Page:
Researchers Discover an Exercise That Can Help Reverse Cognitive Decline


Researchers at the University of Queensland have uncovered an exercise "sweet spot" that reverses cognitive impairment in aged mice, opening the path for human investigations.

The researchers discovered that 35 days of voluntary physical activity boosted learning and memory after more than a decade of study conducted by Queensland Brain Institute (QBI) Emeritus Professor Perry Bartlett and Dr. Dan Blackmore.

"We assessed the cognitive abilities of aged mice after set intervals of exercise and discovered an ideal period, or'sweet spot,' that dramatically increased their spatial learning," Dr. Blackmore explained.

The researchers also observed that physical activity increased learning.

“We found that growth hormone (GH) levels peaked during this time, and we’ve been able to demonstrate that artificially raising GH in sedentary mice also was also effective in improving their cognitive skills,” Dr. Blackmore said

 "We observed that GH increases the development of new neurons in the hippocampus, a brain area key to learning and memory."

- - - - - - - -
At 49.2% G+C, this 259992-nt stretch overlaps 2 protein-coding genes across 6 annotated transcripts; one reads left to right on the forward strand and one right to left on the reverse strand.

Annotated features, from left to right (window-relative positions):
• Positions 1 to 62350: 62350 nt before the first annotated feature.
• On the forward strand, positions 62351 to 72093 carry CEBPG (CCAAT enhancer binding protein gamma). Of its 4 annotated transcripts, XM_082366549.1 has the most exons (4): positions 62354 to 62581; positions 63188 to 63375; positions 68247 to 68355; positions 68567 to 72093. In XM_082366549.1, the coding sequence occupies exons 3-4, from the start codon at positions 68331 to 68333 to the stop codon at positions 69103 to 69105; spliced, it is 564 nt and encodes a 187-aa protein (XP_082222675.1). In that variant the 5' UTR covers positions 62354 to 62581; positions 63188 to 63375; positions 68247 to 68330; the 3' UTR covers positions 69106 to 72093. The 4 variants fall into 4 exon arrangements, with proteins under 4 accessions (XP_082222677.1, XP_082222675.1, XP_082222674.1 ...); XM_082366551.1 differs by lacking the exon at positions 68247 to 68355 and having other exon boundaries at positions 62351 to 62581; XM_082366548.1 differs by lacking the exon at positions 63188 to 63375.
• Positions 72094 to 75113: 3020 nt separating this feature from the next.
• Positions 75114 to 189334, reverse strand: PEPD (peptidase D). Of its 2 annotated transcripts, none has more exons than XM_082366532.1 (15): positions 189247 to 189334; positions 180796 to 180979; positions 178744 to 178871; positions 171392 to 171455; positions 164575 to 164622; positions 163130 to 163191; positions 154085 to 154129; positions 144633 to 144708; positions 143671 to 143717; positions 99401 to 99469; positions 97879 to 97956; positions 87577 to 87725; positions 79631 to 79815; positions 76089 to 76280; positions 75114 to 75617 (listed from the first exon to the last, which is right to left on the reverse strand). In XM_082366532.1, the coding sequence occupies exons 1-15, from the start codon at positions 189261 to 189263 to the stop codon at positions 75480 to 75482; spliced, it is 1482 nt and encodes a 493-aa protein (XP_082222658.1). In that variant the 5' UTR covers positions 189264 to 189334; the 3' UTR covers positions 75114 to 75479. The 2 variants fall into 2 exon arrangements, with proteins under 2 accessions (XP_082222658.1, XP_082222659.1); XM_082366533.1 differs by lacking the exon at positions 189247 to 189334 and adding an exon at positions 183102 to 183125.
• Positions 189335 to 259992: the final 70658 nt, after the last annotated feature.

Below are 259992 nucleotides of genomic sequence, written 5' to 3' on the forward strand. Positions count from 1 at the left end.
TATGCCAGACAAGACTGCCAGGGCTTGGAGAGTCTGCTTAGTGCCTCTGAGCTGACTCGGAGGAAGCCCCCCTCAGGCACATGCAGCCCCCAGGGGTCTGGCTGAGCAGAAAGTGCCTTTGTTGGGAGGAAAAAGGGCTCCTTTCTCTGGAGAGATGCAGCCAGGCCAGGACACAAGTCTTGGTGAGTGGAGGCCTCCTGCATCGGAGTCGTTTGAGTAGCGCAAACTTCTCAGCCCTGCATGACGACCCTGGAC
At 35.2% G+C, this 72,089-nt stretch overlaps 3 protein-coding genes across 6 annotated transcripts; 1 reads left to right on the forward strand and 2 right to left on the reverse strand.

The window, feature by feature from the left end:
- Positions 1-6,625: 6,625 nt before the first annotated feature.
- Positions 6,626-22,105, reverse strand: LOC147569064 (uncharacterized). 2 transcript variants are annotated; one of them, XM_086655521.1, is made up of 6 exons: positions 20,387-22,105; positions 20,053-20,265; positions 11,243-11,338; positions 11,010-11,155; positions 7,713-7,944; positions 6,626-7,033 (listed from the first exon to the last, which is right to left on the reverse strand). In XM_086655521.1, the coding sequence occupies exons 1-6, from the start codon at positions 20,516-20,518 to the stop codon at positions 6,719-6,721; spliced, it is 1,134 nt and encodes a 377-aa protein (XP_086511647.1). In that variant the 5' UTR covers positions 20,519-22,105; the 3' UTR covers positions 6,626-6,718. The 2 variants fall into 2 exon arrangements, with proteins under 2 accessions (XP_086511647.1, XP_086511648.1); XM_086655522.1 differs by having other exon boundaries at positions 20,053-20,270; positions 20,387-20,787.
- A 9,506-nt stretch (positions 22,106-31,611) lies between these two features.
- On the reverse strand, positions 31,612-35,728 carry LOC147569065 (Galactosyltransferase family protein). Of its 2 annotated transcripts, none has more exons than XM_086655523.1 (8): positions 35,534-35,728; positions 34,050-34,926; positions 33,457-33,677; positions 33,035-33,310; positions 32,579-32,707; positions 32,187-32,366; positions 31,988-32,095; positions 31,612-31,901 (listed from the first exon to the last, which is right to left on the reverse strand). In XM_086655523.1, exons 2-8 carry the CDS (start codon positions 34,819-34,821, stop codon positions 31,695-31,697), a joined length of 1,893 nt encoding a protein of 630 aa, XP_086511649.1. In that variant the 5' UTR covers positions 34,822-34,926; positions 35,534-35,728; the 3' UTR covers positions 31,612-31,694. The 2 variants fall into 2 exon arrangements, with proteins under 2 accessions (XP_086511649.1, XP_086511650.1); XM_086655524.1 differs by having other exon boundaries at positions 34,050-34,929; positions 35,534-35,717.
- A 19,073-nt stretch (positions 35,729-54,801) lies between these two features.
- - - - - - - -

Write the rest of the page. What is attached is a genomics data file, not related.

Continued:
"This is a significant finding for the thousands of Australians who are diagnosed with dementia each year."

Dementia is Australia's second biggest cause of mortality, and if no medical breakthroughs are made, the number of people living with dementia is predicted to rise to nearly 1.1 million by 2058.

According to Professor Bartlett, the findings give more evidence that cognitive decline in old age is directly tied to a decrease in the generation of new neurons.

Using Magnetic Resonance Imaging, the team was able to investigate how the development of new neurons altered the circuitry in the brain (MRI).

"We were able to analyze the brain after exercise using MRI, and for the first time identify the key changes in the structure and functional circuits of the hippocampus necessary for increased spatial learning," Dr. Blackmore explained.

Post a Comment